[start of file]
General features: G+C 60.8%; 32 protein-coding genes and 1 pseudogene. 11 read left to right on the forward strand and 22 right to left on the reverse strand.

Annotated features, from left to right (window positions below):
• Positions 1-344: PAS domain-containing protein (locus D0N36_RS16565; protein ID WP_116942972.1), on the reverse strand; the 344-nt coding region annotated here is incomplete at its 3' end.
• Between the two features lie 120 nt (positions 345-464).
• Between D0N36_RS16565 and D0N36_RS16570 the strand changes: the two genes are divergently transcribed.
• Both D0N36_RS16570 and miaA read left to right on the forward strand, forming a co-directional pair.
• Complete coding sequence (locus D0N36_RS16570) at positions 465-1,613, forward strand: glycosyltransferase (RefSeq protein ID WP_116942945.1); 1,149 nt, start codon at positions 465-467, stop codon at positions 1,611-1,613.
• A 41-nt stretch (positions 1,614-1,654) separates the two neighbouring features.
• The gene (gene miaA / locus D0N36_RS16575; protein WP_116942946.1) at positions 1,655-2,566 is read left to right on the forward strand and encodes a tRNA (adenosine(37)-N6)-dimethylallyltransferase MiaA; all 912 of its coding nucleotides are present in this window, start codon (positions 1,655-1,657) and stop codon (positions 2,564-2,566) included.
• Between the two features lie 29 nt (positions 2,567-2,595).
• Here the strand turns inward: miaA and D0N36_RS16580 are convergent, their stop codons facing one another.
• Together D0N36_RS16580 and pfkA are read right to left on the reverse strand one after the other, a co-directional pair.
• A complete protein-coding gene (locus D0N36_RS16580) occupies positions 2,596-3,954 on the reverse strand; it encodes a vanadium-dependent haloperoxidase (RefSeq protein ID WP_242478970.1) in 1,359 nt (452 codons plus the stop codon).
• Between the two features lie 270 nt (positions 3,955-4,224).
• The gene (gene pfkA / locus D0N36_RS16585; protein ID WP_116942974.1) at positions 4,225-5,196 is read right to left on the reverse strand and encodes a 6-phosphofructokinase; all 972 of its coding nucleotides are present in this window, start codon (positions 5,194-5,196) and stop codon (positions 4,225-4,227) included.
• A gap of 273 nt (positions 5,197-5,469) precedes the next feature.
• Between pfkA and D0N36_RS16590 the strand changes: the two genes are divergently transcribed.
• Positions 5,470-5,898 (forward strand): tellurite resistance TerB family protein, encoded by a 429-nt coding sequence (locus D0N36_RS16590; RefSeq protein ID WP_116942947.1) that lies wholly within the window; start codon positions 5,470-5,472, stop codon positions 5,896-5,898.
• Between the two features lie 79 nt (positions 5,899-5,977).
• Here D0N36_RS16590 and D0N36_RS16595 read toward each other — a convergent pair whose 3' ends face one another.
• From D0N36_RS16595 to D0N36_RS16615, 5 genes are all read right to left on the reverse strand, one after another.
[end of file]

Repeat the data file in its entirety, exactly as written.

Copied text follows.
General features: G+C 60.8%; 32 protein-coding genes and 1 pseudogene. 11 read left to right on the forward strand and 22 right to left on the reverse strand.

Annotated features, from left to right (window positions below):
• Positions 1-344: PAS domain-containing protein (locus D0N36_RS16565; protein ID WP_116942972.1), on the reverse strand; the 344-nt coding region annotated here is incomplete at its 3' end.
• Between the two features lie 120 nt (positions 345-464).
• Between D0N36_RS16565 and D0N36_RS16570 the strand changes: the two genes are divergently transcribed.
• Both D0N36_RS16570 and miaA read left to right on the forward strand, forming a co-directional pair.
• Complete coding sequence (locus D0N36_RS16570) at positions 465-1,613, forward strand: glycosyltransferase (RefSeq protein ID WP_116942945.1); 1,149 nt, start codon at positions 465-467, stop codon at positions 1,611-1,613.
• A 41-nt stretch (positions 1,614-1,654) separates the two neighbouring features.
• The gene (gene miaA / locus D0N36_RS16575; protein WP_116942946.1) at positions 1,655-2,566 is read left to right on the forward strand and encodes a tRNA (adenosine(37)-N6)-dimethylallyltransferase MiaA; all 912 of its coding nucleotides are present in this window, start codon (positions 1,655-1,657) and stop codon (positions 2,564-2,566) included.
• Between the two features lie 29 nt (positions 2,567-2,595).
• Here the strand turns inward: miaA and D0N36_RS16580 are convergent, their stop codons facing one another.
• Together D0N36_RS16580 and pfkA are read right to left on the reverse strand one after the other, a co-directional pair.
• A complete protein-coding gene (locus D0N36_RS16580) occupies positions 2,596-3,954 on the reverse strand; it encodes a vanadium-dependent haloperoxidase (RefSeq protein ID WP_242478970.1) in 1,359 nt (452 codons plus the stop codon).
• Between the two features lie 270 nt (positions 3,955-4,224).
• The gene (gene pfkA / locus D0N36_RS16585; protein ID WP_116942974.1) at positions 4,225-5,196 is read right to left on the reverse strand and encodes a 6-phosphofructokinase; all 972 of its coding nucleotides are present in this window, start codon (positions 5,194-5,196) and stop codon (positions 4,225-4,227) included.
• A gap of 273 nt (positions 5,197-5,469) precedes the next feature.
• Between pfkA and D0N36_RS16590 the strand changes: the two genes are divergently transcribed.
• Positions 5,470-5,898 (forward strand): tellurite resistance TerB family protein, encoded by a 429-nt coding sequence (locus D0N36_RS16590; RefSeq protein ID WP_116942947.1) that lies wholly within the window; start codon positions 5,470-5,472, stop codon positions 5,896-5,898.
• Between the two features lie 79 nt (positions 5,899-5,977).
• Here D0N36_RS16590 and D0N36_RS16595 read toward each other — a convergent pair whose 3' ends face one another.
• From D0N36_RS16595 to D0N36_RS16615, 5 genes are all read right to left on the reverse strand, one after another.